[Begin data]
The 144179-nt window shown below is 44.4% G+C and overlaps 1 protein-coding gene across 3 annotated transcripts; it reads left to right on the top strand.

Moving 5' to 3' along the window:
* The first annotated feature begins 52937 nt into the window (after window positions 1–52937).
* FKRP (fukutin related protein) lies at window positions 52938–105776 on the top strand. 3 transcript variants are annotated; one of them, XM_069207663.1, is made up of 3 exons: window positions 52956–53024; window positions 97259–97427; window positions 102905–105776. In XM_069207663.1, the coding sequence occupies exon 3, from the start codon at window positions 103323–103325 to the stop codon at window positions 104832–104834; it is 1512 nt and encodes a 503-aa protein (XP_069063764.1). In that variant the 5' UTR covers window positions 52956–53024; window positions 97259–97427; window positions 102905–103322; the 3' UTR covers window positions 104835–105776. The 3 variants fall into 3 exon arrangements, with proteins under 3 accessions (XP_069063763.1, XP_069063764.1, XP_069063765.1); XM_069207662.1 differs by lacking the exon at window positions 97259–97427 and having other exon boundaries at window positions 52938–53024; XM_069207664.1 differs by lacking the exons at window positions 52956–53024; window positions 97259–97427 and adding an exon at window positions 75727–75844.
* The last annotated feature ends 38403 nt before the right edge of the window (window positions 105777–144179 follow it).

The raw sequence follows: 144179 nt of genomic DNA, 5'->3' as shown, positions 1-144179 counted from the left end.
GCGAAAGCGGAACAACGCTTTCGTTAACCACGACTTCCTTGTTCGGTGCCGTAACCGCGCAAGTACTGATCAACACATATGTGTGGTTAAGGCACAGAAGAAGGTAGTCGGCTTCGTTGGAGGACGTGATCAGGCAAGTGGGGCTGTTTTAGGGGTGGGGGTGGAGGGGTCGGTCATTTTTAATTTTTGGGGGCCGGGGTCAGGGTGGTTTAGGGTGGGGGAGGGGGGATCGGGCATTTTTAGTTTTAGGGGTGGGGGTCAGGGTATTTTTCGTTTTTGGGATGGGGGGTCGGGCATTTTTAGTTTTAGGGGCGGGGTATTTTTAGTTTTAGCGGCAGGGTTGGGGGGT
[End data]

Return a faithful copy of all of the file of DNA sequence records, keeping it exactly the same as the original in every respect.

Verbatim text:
The 144179-nt window shown below is 44.4% G+C and overlaps 1 protein-coding gene across 3 annotated transcripts; it reads left to right on the top strand.

Moving 5' to 3' along the window:
* The first annotated feature begins 52937 nt into the window (after window positions 1–52937).
* FKRP (fukutin related protein) lies at window positions 52938–105776 on the top strand. 3 transcript variants are annotated; one of them, XM_069207663.1, is made up of 3 exons: window positions 52956–53024; window positions 97259–97427; window positions 102905–105776. In XM_069207663.1, the coding sequence occupies exon 3, from the start codon at window positions 103323–103325 to the stop codon at window positions 104832–104834; it is 1512 nt and encodes a 503-aa protein (XP_069063764.1). In that variant the 5' UTR covers window positions 52956–53024; window positions 97259–97427; window positions 102905–103322; the 3' UTR covers window positions 104835–105776. The 3 variants fall into 3 exon arrangements, with proteins under 3 accessions (XP_069063763.1, XP_069063764.1, XP_069063765.1); XM_069207662.1 differs by lacking the exon at window positions 97259–97427 and having other exon boundaries at window positions 52938–53024; XM_069207664.1 differs by lacking the exons at window positions 52956–53024; window positions 97259–97427 and adding an exon at window positions 75727–75844.
* The last annotated feature ends 38403 nt before the right edge of the window (window positions 105777–144179 follow it).

The raw sequence follows: 144179 nt of genomic DNA, 5'->3' as shown, positions 1-144179 counted from the left end.
GCGAAAGCGGAACAACGCTTTCGTTAACCACGACTTCCTTGTTCGGTGCCGTAACCGCGCAAGTACTGATCAACACATATGTGTGGTTAAGGCACAGAAGAAGGTAGTCGGCTTCGTTGGAGGACGTGATCAGGCAAGTGGGGCTGTTTTAGGGGTGGGGGTGGAGGGGTCGGTCATTTTTAATTTTTGGGGGCCGGGGTCAGGGTGGTTTAGGGTGGGGGAGGGGGGATCGGGCATTTTTAGTTTTAGGGGTGGGGGTCAGGGTATTTTTCGTTTTTGGGATGGGGGGTCGGGCATTTTTAGTTTTAGGGGCGGGGTATTTTTAGTTTTAGCGGCAGGGTTGGGGGGT